In the Juan Fernández Islands, introduced mammals documented within breeding colonies on Isla Robinson Crusoe are feral cat (Felis catus), feral dog (Canis lupus familiaris), South American coati (Nasua nasua), black rat (Rattus rattus), Norway rat (Rattus norvegicus), European rabbit (Oryctolagus cuniculus), cattle (Bos taurus), and house mouse (Mus musculus) (64, 87, 37, 38). Isla Santa Clara has been free of introduced mammals since 2003, when European rabbit was eradicated (75).

On Isla Mocha, introduced mammals that have been documented in breeding colonies are feral cat, feral dog, black rat, Norway rat, and European hare (Lepus europaeus) (61, 34, 62, 38). There are five species of native rodents on Isla Mocha (61, 60), as well as the pudu (Pudu pada), a small deer likely originally introduced by indigenous people (61).

European rabbit. Rabbits may compete with Pink-footed Shearwater for burrows (37), and also cause vegetation changes that increase erosion and degrade shearwater nesting habitat (27). When rabbits were eradicated from Isla Santa Clara, breeding pairs increased by nearly 40% within three years. This was likely due to a release of competition with rabbits for burrows. This release probably allowed a “floating population” of reproductively mature shearwaters that had not been nesting because of competition for burrow space, to occupy burrows (75, 27; also see Population Status: Trends). Similarly, a model of the impacts of various mammal assemblages showed that the absence of rabbits from breeding colonies resulted in a higher probability of burrow occupancy on the Juan Fernández Islands (37). Thus, eradication of rabbits from Isla Robinson Crusoe, or exclusion of rabbits from breeding colonies, could result in an increase in the number of breeding shearwaters. During 2020, a cattle exclusion fence around the Piedra Agujereada breeding colony on Isla Robinson Crusoe (36) was upgraded to exclude cattle, rabbits, cats, dogs, and coati (VC). Domestic rabbits have recently been brought Isla Mocha by residents (38). These have been kept in captivity but could easily escape and become feral (RDC).

Feral cat. The impact of cats on nesting seabirds is well documented on many other seabird colonies, and cats are a verified predator of Pink-footed Shearwater. Feral cats have been present on Isla Robinson Crusoe since at least the 1800s (63), and trail camera data indicate that, contemporarily, cats are present year-round in breeding colonies on that island (38). In a preliminary study, 2–4% of nests failed due to predation of the chick or adult, with the majority of mortality attributed to cats (PJH). On Isla Mocha, in five years of monitoring (2015–2020) with camera traps in five shearwater colonies, cats were documented in all years and all months, and seen at some point in every colony (38). Cat predation has also been documented via carcasses found in Isla Mocha colonies (Oikonos, unpublished data).

South American coati. The coati was introduced to Isla Robinson Crusoe in the 1930s (63). It has not been introduced to Isla Santa Clara or Isla Mocha. Both cats and coati are believed to have contributed to serious past declines in the population of Pink-footed Shearwateron Isla Robinson Crusoe (63, 71). A coati was directly observed digging up a shearwater burrow, extracting the adult, and killing it (38), and coati have been recorded by trail cameras with dead shearwaters in their mouths (C. Wolf, personal communication). Control of coati during the 1990s reduced their population (64), but recent evidence suggests that numbers have rebounded and are negatively impacting shearwaters (38). As of this writing in 2022, efforts were underway to eradicate coati from Isla Robinson Crusoe (J. Cabello Cabelin, personal communication).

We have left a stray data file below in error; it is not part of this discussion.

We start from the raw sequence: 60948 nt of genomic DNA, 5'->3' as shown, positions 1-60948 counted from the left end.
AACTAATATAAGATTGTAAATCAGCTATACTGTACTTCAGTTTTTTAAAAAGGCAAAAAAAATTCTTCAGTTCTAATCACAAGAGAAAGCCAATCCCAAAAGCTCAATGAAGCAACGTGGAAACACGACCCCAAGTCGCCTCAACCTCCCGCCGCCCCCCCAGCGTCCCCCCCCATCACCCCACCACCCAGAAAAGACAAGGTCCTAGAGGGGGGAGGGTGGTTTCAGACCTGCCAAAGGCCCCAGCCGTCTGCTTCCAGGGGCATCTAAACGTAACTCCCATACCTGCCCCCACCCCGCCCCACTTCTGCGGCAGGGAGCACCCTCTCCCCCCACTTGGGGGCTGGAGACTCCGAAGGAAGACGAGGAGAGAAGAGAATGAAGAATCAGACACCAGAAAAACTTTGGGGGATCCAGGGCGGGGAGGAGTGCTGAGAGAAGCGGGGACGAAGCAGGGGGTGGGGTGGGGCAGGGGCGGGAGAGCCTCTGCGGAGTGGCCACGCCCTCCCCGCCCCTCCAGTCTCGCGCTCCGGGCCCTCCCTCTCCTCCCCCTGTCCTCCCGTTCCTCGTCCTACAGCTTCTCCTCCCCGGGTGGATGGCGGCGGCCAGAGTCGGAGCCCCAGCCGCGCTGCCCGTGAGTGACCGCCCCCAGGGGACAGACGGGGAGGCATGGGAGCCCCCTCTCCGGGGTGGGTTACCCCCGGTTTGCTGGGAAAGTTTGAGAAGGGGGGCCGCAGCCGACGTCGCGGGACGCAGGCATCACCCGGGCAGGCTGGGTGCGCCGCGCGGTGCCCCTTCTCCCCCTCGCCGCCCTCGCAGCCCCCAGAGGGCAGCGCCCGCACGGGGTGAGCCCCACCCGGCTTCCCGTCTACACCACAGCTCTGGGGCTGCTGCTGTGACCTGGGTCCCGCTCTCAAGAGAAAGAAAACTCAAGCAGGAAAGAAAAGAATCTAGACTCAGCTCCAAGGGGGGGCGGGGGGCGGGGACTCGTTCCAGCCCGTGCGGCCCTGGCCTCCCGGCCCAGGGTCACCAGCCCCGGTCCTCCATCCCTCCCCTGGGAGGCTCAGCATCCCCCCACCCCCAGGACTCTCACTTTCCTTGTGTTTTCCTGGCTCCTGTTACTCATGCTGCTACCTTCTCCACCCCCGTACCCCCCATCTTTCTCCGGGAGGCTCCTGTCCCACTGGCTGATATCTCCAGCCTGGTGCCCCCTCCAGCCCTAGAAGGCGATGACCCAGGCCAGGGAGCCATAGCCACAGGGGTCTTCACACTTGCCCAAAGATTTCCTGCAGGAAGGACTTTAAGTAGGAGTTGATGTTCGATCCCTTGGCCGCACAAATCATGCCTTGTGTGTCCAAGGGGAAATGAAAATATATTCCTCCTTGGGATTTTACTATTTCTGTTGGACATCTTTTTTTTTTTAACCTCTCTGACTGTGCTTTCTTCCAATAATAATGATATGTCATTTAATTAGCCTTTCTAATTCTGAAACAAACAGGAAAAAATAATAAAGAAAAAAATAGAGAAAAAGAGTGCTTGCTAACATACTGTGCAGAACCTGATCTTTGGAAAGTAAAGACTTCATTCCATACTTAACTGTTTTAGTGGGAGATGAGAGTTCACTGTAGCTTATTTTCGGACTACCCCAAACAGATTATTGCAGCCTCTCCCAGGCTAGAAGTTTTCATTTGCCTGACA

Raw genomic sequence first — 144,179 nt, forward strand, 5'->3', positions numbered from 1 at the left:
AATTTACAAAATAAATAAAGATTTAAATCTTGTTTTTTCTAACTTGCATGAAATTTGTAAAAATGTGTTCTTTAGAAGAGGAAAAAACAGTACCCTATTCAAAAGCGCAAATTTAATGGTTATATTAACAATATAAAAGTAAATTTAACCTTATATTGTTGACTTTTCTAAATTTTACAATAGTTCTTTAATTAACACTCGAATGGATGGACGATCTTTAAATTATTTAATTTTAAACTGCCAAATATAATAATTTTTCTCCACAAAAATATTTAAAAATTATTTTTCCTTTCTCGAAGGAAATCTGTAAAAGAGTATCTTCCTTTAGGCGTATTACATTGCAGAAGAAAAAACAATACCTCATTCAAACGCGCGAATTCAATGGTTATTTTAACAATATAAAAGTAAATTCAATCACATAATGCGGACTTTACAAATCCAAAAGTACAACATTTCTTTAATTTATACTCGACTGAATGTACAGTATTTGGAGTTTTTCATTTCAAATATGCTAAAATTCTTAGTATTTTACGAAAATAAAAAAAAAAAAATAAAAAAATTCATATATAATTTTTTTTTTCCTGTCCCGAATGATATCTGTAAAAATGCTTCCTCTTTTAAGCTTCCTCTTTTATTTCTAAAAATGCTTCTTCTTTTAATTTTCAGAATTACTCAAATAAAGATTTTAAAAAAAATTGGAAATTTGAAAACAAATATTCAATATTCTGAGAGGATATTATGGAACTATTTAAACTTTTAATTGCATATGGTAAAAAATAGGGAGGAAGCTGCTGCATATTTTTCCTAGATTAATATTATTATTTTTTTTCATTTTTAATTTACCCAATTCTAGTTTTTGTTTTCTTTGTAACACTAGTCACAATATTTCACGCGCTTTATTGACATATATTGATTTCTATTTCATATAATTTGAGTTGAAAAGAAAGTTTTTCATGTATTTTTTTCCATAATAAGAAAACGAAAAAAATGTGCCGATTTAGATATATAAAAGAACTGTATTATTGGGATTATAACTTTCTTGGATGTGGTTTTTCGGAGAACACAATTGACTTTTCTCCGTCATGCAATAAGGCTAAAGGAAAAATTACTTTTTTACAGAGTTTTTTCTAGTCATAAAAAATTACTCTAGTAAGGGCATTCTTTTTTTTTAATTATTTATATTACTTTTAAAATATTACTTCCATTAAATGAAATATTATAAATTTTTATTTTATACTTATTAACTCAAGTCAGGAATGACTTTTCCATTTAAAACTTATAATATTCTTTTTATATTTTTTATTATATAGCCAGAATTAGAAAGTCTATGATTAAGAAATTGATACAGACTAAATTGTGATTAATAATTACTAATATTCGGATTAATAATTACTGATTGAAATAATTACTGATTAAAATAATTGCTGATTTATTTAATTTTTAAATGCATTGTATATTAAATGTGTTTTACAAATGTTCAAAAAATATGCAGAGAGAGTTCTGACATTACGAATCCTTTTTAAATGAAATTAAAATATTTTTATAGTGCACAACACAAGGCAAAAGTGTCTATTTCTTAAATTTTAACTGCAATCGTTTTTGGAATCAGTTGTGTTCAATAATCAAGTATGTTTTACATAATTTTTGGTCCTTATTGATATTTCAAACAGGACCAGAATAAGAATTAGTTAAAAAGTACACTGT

Feral dog. Dogs are likely predators of the Pink-footed Shearwater, with the ability to excavate burrows to extract birds or capture birds outside of burrows. Feral dogs were documented on trail camera footage at multiple colonies on Isla Robinson Crusoe and Isla Mocha during 2015–2020 (38). Dogs sometimes accompany humans into the forest on Isla Mocha, either with people harvesting chicks, or following hikers up trails from the town (34, 62, 38).

Rodents. Trail camera data indicated the regular presence of black rat and Norway rat in breeding colonies on both Isla Robinson Crusoe and Isla Mocha (38). Given the impact of rats on ground-nesting seabirds elsewhere in the world, it is probable that they depredate Pink-footed Shearwater. However, stable-isotope analysis of rat tissues indicated that such depredation is likely infrequent on Isla Robinson Crusoe, given the rats' primarily terrestrial isotopic signatures and a dietary trophic level below that of shearwaters (88). Rats have been observed entering burrows on Isla Mocha (38), and egg shell fragments have been found on the ground in colonies (34), but the extent of rat predation is unknown. House mouse was documented in breeding colonies on Isla Robinson Crusoe using trail cameras, though they were infrequently observed (38). It is unclear if their infrequency was due to their small size not triggering trail cameras, or actual low abundance (38). House mice were reported to be present on Isla Mocha (87) but upon review, that report had no substantiated primary observation (38); more work is needed to determine if mice are present there. Rodents native to Isla Mocha were observed infrequently by camera traps in breeding colonies (i.e. 1–2 individuals per year (2015–2020) across five colonies; 38). Given their apparently low abundance in shearwater colonies and long cohabitation of Isla Mocha with shearwaters, it seems unlikely that these species pose a conservation threat.